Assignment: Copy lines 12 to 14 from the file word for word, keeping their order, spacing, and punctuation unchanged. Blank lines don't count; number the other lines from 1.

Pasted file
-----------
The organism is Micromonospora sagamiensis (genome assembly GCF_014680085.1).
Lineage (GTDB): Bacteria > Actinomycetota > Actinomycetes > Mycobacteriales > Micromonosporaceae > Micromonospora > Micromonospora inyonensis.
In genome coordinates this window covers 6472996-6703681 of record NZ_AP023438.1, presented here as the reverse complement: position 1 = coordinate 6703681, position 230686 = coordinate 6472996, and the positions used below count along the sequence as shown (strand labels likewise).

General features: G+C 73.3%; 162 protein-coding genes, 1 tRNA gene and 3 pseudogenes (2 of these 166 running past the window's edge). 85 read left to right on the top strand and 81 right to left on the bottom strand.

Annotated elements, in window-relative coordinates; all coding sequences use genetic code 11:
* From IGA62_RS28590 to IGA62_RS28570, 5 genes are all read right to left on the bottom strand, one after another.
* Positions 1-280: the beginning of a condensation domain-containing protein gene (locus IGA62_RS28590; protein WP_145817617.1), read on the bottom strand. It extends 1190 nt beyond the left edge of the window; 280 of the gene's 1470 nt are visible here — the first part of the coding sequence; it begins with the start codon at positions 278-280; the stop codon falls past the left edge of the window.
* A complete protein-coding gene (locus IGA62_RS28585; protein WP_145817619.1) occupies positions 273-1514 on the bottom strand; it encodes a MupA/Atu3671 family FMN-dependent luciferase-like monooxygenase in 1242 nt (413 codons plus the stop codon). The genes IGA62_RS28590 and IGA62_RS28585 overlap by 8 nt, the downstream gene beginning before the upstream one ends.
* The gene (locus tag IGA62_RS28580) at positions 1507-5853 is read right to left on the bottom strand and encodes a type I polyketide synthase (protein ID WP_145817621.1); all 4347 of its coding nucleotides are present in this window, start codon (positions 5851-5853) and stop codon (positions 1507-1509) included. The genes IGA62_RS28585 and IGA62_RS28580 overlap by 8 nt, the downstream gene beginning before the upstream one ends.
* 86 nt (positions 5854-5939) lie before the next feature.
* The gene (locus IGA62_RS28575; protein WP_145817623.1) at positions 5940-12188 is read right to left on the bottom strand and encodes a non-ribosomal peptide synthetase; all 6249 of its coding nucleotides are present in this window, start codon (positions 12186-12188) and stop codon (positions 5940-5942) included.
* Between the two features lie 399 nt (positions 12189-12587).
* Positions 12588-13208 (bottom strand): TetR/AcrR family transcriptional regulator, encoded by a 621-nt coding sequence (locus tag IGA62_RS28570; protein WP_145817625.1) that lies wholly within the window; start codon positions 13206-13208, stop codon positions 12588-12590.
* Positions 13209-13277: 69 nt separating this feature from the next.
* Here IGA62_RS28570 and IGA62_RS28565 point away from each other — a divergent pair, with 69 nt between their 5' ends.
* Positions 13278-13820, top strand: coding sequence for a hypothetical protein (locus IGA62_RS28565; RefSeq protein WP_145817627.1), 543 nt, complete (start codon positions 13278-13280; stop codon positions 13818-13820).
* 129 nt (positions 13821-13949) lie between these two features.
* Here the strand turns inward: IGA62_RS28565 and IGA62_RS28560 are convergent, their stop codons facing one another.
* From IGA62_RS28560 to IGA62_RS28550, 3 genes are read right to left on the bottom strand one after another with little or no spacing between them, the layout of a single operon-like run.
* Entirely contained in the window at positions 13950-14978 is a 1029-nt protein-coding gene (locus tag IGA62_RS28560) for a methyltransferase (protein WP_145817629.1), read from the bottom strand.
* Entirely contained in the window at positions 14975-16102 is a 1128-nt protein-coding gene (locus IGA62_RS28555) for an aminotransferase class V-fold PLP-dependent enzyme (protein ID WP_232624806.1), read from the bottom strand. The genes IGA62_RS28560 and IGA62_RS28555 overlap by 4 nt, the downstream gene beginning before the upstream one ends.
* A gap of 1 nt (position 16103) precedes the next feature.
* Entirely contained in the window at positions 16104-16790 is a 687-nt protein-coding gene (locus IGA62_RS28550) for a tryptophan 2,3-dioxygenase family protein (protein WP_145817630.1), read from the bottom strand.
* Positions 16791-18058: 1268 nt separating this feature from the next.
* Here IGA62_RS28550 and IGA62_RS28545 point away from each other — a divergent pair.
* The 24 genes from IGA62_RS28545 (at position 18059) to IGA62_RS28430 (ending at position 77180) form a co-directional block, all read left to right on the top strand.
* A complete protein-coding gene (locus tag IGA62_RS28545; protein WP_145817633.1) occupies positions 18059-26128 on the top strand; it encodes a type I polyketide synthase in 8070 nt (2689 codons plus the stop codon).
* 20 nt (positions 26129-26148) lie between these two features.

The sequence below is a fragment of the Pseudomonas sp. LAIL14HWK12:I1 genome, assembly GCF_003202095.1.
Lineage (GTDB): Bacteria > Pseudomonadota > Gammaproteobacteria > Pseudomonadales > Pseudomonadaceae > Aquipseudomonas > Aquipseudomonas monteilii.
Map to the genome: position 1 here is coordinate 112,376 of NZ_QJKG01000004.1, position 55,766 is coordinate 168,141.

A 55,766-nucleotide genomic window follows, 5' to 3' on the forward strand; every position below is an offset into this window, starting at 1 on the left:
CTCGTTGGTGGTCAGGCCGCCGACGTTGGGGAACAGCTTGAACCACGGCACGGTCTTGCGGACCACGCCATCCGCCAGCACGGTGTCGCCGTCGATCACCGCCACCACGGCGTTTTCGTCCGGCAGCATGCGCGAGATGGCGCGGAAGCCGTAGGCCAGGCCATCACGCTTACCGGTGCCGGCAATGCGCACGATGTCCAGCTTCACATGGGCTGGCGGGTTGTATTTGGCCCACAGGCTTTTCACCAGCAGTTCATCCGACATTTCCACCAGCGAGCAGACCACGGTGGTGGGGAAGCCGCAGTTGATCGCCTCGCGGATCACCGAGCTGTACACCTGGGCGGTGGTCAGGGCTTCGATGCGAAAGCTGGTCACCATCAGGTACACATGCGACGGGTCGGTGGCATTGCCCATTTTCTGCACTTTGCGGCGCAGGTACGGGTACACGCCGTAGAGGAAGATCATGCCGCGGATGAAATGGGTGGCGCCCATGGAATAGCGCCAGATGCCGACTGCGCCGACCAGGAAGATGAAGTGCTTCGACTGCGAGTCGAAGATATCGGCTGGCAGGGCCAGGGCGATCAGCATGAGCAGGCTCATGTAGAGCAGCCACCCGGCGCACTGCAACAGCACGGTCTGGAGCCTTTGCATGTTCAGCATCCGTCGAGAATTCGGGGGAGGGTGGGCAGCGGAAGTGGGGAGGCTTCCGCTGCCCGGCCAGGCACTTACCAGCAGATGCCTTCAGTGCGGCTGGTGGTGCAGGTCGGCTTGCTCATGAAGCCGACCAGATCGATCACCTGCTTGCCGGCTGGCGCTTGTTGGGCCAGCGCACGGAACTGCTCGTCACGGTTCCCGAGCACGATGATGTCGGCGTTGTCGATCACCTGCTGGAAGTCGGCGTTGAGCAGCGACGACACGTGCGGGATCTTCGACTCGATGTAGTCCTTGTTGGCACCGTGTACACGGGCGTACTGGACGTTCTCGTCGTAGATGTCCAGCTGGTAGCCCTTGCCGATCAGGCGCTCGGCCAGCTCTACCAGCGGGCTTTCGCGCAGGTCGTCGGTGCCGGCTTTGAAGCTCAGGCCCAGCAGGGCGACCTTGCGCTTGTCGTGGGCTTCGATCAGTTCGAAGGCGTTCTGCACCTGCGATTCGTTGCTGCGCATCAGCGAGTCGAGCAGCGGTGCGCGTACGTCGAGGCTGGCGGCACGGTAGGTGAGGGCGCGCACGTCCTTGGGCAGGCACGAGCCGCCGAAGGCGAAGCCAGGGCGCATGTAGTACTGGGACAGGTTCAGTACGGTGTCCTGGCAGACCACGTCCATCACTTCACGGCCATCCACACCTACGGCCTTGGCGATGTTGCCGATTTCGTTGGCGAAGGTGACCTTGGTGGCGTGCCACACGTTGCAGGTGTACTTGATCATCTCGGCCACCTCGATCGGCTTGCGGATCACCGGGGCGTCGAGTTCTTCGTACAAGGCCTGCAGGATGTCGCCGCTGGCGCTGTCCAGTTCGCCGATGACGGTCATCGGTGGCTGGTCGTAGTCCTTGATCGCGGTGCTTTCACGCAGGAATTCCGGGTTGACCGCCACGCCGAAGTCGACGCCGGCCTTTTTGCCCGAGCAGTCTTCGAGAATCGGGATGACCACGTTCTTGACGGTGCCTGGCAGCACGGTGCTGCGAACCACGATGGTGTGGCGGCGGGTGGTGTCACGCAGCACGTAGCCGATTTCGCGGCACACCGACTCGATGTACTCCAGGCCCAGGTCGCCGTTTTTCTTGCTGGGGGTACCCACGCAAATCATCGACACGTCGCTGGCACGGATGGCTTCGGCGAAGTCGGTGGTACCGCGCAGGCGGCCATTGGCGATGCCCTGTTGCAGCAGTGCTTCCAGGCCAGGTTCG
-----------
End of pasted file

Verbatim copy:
* Between the two features lie 399 nt (positions 12189-12587).
* Positions 12588-13208 (bottom strand): TetR/AcrR family transcriptional regulator, encoded by a 621-nt coding sequence (locus tag IGA62_RS28570; protein WP_145817625.1) that lies wholly within the window; start codon positions 13206-13208, stop codon positions 12588-12590.
* Positions 13209-13277: 69 nt separating this feature from the next.